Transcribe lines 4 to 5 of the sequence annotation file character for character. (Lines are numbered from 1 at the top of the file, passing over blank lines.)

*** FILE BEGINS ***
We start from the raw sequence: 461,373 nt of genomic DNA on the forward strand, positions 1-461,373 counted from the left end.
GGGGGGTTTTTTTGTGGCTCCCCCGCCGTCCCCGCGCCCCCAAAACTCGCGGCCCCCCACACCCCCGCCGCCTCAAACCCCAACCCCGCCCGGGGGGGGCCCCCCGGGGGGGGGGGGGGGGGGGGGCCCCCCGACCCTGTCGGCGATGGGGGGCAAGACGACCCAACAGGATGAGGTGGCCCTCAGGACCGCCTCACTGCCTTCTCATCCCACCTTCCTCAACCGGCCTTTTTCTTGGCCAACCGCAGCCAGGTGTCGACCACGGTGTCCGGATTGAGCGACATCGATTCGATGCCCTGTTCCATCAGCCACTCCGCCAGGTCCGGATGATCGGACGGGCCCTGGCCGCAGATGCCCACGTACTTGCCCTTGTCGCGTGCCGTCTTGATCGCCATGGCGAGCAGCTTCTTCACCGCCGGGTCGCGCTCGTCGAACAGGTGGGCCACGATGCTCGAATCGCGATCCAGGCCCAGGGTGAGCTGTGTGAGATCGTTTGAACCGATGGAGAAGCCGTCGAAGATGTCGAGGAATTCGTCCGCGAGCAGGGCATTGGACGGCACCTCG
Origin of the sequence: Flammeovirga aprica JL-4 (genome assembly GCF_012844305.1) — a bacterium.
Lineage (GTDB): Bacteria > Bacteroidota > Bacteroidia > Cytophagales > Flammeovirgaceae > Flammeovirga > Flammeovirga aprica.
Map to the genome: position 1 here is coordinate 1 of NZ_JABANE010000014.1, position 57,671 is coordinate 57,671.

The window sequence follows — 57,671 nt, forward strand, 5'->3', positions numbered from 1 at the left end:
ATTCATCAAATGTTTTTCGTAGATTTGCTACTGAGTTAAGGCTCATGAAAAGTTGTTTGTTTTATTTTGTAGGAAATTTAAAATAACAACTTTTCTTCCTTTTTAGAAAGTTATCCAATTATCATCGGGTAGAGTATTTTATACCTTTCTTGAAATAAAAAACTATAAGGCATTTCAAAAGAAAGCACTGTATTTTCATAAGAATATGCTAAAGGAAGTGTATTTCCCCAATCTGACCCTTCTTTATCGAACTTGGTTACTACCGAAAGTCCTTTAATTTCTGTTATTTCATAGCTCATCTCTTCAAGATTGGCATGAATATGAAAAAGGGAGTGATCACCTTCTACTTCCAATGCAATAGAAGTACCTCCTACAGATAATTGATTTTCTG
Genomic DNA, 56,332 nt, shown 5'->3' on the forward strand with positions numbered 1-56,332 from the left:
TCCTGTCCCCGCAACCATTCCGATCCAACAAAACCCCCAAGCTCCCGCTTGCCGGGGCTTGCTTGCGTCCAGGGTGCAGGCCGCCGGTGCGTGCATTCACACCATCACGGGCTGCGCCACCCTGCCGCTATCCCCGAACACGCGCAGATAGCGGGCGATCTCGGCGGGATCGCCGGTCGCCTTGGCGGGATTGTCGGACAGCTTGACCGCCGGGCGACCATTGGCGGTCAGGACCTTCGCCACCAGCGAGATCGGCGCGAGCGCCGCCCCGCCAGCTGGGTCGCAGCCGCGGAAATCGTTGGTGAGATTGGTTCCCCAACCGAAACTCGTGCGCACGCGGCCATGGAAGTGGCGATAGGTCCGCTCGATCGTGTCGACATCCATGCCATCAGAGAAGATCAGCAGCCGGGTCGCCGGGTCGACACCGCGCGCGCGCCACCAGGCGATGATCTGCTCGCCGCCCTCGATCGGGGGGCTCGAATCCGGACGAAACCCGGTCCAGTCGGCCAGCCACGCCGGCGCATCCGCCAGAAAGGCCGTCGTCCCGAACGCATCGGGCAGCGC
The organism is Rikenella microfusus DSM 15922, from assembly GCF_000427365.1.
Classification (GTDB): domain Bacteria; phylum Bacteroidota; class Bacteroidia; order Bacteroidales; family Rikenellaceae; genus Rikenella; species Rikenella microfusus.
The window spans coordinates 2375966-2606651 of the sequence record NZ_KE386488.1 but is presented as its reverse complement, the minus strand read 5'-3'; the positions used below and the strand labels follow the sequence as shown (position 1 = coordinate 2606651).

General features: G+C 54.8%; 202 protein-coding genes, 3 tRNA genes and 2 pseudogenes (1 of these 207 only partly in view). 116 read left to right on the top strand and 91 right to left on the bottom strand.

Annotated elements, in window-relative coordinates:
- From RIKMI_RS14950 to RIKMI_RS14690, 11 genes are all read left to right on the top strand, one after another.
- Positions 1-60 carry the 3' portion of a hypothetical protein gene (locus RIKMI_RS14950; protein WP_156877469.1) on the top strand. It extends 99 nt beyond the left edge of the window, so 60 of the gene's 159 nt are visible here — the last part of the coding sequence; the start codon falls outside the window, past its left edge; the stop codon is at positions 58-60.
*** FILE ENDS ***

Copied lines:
Lineage (GTDB): Bacteria > Bacteroidota > Bacteroidia > Cytophagales > Flammeovirgaceae > Flammeovirga > Flammeovirga aprica.
Map to the genome: position 1 here is coordinate 1 of NZ_JABANE010000014.1, position 57,671 is coordinate 57,671.